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Wrongly accused of using mobile phone

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  • Wrongly accused of using mobile phone

    Hi, would it be at all possible to have some advise on the following:
    My husband is recovering from a serious head and brain injury from 18 months ago and we bought a new IPhone with voice recognition as he struggles with his memory.
    He was driving his vehicle and was seen, by 2 police officers in a marked car, placing his mobile phone on the dash board.
    He was not making or receiving a call when he moved the handset, he had merely just moved it. He then used the voice recognition to make a call but the call did not connect as the other person did not answer the call.* The police officers pulled him over and proceeded to charge him with using a mobile phone whilst driving. My husband tried to explain to them that he had only moved the handset and he also explained his head and brain injury and that as a consequence he suffers with mental health issues but he says the officers were awfully rude to him.* We have since received a court notice as I had completed a not guilty plea on the prosecution form.* I was hoping that someone would be able to offer some advise on how we proceed. My husband would never use his mobile phone whilst driving, but did not realise that it is an offense to physically move the device. Many thanks in advance.*
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  • #2
    All depends on what he is being charged with i.e. the actual wording, but if the charge is using a mobile phone see below.

    You might be assisted by a recent court appeal which was successful where the driver was filming an accident and driving. I've provided an article to a summary of the case as well as the judgment. You would be wise to give the judgment a good read, it's one of the few short decisions around (11 pages) and in particular, reference to paragraphs 12 and 47 which discusses the argument around holding the device at some point to make or receive a call.

    Ultimately, its up to the prosecution to prove their case, is there any video evidence of the alleged offence or is it just the word of the officers?

    https://inews.co.uk/inews-lifestyle/...-ruling-497138

    https://www.judiciary.uk/wp-content/...9-Judgment.pdf
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    • #3
      Rob, Thank you so much for your reply, I really appreciate your help.* It states on the form 'using a handheld device whilst driving' and it also states there is no video evidence so it is just the officers word.* I shall have a good thorough read through the links. I thought that they may have been a little more sympathetic due to my husbands health condition but it does not appear so. Many thanks once again.*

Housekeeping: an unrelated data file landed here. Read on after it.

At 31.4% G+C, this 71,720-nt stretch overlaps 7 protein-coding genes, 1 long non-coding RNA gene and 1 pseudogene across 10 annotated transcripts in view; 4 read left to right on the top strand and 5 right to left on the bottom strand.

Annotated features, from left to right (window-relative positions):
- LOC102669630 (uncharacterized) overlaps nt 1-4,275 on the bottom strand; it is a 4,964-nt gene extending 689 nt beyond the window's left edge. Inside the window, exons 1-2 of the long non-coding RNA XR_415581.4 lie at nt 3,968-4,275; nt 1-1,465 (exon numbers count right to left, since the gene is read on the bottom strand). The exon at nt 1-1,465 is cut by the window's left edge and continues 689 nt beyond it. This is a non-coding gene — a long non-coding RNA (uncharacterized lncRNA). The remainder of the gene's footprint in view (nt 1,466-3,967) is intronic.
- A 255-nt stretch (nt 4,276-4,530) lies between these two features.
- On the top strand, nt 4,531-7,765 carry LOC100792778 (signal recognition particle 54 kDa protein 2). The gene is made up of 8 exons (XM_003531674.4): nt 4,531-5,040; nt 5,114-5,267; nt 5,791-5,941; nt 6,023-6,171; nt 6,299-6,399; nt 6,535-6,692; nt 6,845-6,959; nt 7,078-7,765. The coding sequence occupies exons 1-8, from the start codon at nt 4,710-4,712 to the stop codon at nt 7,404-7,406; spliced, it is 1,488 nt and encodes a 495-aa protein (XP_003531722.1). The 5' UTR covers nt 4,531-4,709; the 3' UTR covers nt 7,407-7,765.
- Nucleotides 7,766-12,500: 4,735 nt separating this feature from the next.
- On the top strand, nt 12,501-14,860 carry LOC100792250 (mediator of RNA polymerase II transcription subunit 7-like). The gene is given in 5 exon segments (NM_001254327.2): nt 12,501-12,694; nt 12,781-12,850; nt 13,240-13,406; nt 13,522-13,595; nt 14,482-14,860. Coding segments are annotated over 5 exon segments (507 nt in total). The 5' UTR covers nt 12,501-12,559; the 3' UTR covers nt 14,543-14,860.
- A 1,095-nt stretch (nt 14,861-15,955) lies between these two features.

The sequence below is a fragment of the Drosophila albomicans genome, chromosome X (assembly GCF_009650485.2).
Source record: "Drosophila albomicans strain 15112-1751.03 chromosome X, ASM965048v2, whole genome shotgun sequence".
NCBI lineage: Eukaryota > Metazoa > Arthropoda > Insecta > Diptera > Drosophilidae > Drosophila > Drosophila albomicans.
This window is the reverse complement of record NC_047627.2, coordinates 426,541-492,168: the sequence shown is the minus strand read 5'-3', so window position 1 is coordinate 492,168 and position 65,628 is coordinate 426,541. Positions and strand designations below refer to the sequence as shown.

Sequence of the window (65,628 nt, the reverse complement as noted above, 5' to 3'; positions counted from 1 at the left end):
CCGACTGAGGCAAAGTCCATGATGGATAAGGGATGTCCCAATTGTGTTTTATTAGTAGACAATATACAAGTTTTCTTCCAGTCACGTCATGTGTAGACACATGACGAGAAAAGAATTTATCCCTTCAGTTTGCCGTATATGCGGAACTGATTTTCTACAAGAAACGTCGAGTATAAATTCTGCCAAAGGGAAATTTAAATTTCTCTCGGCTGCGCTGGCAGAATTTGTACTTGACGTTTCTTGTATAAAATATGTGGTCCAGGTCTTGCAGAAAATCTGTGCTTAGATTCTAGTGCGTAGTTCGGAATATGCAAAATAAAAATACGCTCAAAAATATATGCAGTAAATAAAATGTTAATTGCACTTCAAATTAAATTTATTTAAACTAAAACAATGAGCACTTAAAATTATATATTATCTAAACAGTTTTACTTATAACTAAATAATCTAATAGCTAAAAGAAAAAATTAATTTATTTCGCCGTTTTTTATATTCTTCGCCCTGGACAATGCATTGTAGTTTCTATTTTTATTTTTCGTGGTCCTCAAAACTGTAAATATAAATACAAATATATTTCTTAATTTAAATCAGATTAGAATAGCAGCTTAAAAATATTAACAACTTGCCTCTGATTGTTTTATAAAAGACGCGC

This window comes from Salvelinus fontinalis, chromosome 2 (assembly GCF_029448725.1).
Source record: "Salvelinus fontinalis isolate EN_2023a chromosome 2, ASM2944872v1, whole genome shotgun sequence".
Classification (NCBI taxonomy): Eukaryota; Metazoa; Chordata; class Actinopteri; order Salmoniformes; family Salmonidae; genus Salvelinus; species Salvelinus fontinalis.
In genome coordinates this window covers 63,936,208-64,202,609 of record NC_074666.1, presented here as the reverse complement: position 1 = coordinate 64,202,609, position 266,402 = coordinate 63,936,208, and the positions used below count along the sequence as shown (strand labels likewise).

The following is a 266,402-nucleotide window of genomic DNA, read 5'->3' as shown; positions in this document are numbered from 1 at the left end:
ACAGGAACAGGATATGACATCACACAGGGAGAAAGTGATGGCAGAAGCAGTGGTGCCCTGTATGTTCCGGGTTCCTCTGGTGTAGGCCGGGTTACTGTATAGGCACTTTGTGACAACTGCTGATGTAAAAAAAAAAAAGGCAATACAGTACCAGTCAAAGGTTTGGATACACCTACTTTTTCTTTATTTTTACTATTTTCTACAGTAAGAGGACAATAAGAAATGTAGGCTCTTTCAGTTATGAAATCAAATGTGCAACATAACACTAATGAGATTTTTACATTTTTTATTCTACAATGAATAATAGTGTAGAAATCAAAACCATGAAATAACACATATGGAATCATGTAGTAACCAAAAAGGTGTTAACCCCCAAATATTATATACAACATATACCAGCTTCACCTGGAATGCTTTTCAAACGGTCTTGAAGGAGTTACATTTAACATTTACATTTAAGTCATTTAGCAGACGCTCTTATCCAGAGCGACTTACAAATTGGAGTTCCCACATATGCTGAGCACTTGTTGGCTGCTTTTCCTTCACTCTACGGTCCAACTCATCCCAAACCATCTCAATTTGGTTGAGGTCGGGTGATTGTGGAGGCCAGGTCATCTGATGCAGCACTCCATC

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      • #4
        I once got a dismissal in a similar case. There was no photographic evidence just the cop's word. ie I saw the driver with his hand to his ear holding an object. I asked the question "what colour was this object" with the inference that my phone case was a very bright colour and I would produce it in court and prove it to be a different colour to whatever the cop said.

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        • #5
          I had similar, mobile rang, I had the phone on the dashboard (Van) picked it up to see who was calling, put it back on dash (I genuinely did not answer the call), policeman tucked behind bushes with a radar gun, his colleague stopped me just along the road, result Driver aware course, from memory fined as well, still annoyed over that as I know don't phone whilst driving, I have seen the end result. *
          Please change password

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          • #6
            Thank you so much for your replies, it is much appreciated.* The letter that he has received states it is a Summons on Referral to Court and the reason is: For a case management hearing (deft to attend). Should we think about taking a lawyer to this hearing or am I able to speak on behalf of my husband as he has cognitive problems due to his head injury. Many thanks*

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            • #7
              If you can afford it it's always worth taking professional lawyer with you

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              • #8
                Originally posted by Willow75 View Post
                Thank you so much for your replies, it is much appreciated. The letter that he has received states it is a Summons on Referral to Court and the reason is: For a case management hearing (deft to attend). Should we think about taking a lawyer to this hearing or am I able to speak on behalf of my husband as he has cognitive problems due to his head injury. Many thanks
                The court would have to specifically grant a right of audience for you to speak on his behalf , something that's not often done for various reasons - the court will strongly encourage you to be legally represented as it's best for all parties. Case management hearings can get technical if there's issues up for dispute.

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                • #9
                  Thank you all once again for taking the time to reply.* The case hearing is a week tomorrow so I shall use my time tomorrow to hunt for a legal representative.*

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                  • #10
                    Good evening, could anybody recommend a solicitor within the Stoke-on-Trent area whom could represent my husband to defend this alleged motoring offence. Many thanks

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